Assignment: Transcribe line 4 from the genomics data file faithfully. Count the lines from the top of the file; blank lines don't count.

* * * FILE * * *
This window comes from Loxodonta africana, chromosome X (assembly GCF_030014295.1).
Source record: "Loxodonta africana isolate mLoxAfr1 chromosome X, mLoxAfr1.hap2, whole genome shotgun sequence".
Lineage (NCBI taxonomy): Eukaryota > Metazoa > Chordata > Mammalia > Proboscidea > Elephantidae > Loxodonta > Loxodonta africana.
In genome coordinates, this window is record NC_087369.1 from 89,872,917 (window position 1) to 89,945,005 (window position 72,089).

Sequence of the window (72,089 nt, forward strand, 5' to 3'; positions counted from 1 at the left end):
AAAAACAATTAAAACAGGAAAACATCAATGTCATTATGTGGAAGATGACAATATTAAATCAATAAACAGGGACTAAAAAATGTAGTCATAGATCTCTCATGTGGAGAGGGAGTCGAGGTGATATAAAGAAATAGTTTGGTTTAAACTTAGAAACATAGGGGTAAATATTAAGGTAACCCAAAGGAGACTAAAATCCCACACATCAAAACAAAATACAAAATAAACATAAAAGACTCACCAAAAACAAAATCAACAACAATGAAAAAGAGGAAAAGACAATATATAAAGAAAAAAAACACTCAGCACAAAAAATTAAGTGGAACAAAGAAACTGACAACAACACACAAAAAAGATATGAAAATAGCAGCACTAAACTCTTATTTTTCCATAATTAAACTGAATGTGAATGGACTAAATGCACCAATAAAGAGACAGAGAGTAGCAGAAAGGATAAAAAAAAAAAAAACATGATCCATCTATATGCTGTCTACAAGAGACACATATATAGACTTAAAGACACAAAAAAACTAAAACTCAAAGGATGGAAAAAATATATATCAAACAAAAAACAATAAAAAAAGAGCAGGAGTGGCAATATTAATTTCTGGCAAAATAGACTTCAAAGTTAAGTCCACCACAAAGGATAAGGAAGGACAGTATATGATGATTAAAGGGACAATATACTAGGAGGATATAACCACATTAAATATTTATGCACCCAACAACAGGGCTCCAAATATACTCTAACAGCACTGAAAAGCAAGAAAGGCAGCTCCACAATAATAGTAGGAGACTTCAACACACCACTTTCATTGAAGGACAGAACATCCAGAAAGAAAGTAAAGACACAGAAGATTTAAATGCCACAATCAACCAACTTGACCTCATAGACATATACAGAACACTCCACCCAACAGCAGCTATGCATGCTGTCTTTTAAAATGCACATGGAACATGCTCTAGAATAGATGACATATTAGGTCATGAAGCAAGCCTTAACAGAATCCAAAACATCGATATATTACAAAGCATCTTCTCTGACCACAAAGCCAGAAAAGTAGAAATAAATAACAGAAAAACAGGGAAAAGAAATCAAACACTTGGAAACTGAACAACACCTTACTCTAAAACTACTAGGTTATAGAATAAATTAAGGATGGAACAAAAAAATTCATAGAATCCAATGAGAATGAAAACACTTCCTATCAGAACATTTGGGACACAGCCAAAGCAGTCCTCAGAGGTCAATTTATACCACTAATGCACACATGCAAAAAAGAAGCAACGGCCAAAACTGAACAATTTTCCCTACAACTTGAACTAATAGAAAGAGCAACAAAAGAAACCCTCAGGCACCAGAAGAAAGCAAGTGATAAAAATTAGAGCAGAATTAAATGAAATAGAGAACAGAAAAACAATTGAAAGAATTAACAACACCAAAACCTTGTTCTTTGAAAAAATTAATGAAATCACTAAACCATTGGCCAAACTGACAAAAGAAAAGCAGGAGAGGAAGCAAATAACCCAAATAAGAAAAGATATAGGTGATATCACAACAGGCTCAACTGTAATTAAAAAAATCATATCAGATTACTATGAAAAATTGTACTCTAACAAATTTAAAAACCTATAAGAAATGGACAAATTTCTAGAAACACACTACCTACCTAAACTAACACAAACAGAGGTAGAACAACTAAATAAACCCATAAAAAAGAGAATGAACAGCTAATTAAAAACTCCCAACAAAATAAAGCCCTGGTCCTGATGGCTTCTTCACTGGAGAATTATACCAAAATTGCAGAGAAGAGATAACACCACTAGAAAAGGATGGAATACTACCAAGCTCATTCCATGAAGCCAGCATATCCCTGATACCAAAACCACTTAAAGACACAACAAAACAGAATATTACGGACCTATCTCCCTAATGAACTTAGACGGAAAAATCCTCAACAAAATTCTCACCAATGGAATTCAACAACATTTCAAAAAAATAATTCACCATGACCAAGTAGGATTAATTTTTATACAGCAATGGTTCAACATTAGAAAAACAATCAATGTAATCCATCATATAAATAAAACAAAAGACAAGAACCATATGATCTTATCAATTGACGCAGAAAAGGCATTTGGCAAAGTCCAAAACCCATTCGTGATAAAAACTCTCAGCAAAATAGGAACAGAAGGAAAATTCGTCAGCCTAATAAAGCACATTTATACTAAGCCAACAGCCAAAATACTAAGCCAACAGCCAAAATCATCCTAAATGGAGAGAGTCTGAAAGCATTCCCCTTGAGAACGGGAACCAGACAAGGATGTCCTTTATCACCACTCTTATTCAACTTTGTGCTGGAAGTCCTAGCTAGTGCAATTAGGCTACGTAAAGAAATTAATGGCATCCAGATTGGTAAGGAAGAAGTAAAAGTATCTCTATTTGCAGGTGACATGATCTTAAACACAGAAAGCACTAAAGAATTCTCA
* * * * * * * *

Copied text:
In genome coordinates, this window is record NC_087369.1 from 89,872,917 (window position 1) to 89,945,005 (window position 72,089).